Mini-Interview With Babeheaven: Lockdown, Production, and Music Making Process

Babeheaven is a west-London based band that mixes smooth vocals with an ambitious production. The main goal for Babeheaven is to make something that stays in our minds instead of making a pop song that we will get over in the previous days. They spare no detail in making a song, bettering it, and improving the listening experience. It's atmospheric, relatable, and sweet. After listening to their EP, and following it up with with their newest single "Human Nature" I can, for my part, agree that it is exactly the type of music that sticks with you, that you want to recommend to all your friends. They make the kinds of songs that you know you can listen in the subways forever without getting bored, contemplating life.


Nancy and Jamie are the ones who complete Babeheaven, them being the two who record the songs together. They’ve toured with names including Loyle Carner and The Japanese House, being able to share their music with a big crowd. They both enjoy trip-hop and soul which is a present inspiration in their music. When it comes to lyrics, it's very personal, they are "personal songs, lyrically, based around family and relationships and things I found difficult because I find it’s easier to write about things." explained Nancy in an interview with Vice. Her love for soul overflows from her vocals. However, she manages to maintain her unique singing voice, not giving two fucks about the cliché of "how to sing".


To understand Babeheaven and their music-making process, I've interviewed them, asking some questions that every listener of theirs would want to know.


1. Considering that we have a lot of time in our hands, an amount of time we didn’t have before, people assume that musicians should be using this period to write songs, produce them and be « productive » musically. Do you agree on this or is it more difficult than ever to find the right headspace to sit down and do something productive?


Jamie: I think at first I found it hard to sit down and write music during the first few weeks of the lockdown, I think that was because it was hard to think about the future too much and that somehow affected my desire to write. Maybe just the thought of having to focus on staying healthy took over. Also not being able to be in a room together writing was very challenging, as Nancy and I find it important to write together for a song to work better.  But after a little while we got back into the swing of things and now using this time to be productive.

2. Every song of yours has the same Babeheaven sound to it but there is also a solid diversity between each song in the feeling it arouses. How do you create this diversity? 


Jamie: That is quite a hard question to answer as its hard to hear certain things people hear in your own music. But I think using different instruments can help to highlight different things, so maybe using strings on one song can get across a certain message, but choosing something more minimal on other can help create diversity. Also if something is uptempo it can just make you feel like something is more positive, like Teardrops by Womack and Womack. I didn't realise it was so sad until I actually listened to the lyrics properly.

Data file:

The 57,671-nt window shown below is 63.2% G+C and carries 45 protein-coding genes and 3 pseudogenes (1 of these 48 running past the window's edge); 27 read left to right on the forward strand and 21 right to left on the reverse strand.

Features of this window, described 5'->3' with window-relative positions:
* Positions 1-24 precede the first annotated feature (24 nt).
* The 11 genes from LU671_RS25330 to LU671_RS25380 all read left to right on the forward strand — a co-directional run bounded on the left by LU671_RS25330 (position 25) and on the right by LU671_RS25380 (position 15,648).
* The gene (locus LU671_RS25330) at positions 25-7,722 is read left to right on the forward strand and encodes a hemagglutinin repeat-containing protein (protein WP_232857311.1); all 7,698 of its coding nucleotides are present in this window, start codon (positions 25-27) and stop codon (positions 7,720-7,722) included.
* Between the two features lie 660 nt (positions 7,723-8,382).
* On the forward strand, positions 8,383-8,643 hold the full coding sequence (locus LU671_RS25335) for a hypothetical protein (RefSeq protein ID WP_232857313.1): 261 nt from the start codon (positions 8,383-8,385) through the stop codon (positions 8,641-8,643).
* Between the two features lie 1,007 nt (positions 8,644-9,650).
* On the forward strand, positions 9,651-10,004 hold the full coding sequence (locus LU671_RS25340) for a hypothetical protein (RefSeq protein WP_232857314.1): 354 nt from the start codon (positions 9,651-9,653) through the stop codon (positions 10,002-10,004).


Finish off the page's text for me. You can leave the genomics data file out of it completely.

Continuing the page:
3. You have a very unique way of singing. It sounds very soul but very edgy at the same time. Who is your all time inspiration when it comes to vocal range?

Nancy: I try not to think about the way other people sing, as otherwise I can get caught up in their style and mimicking it. So I tend to just listen to the music and try to think of something that will complement it.


4. Suspended Animation has a very deep and sultry tone to it. How was the production process for that EP? 


Jamie: We'd normally start off writing with something quite simple, usually with sampled drums, and then record some chords until we found something we liked. Then we'd slowly build from there, usually getting a drummer to play and replace the sample, or pairing the two to make it sound bigger, we did that on It Nan. I'd record synths and guitars with what I have at my small studio at home, and then if we thought anything needed to sound a bit fuller we'd record in a proper studio, trying to use analogue synths to replace the computer synths I used at home. We also record with Simon Byrt who has a great studio with lots of synths and old gear to help get a certain sound. We use a bunch of foley sounds that we record on and sample atmospheric stuff to give it some more atmosphere, you can probably hear that most on Cat Dance. Strings we managed to get some players together and recorded that with a few mic's, also combining with vast strings to help get a fuller sound. That's pretty much it. 

5. How does making music in London affect your music in terms of inspiration? 


Nancy: Making music in in winter can be quite inspiring in an odd way, I don’t really think lyrically I write about being in London or that its very London centric music… but we are from London. 



You can listen to Babeheaven on Spotify

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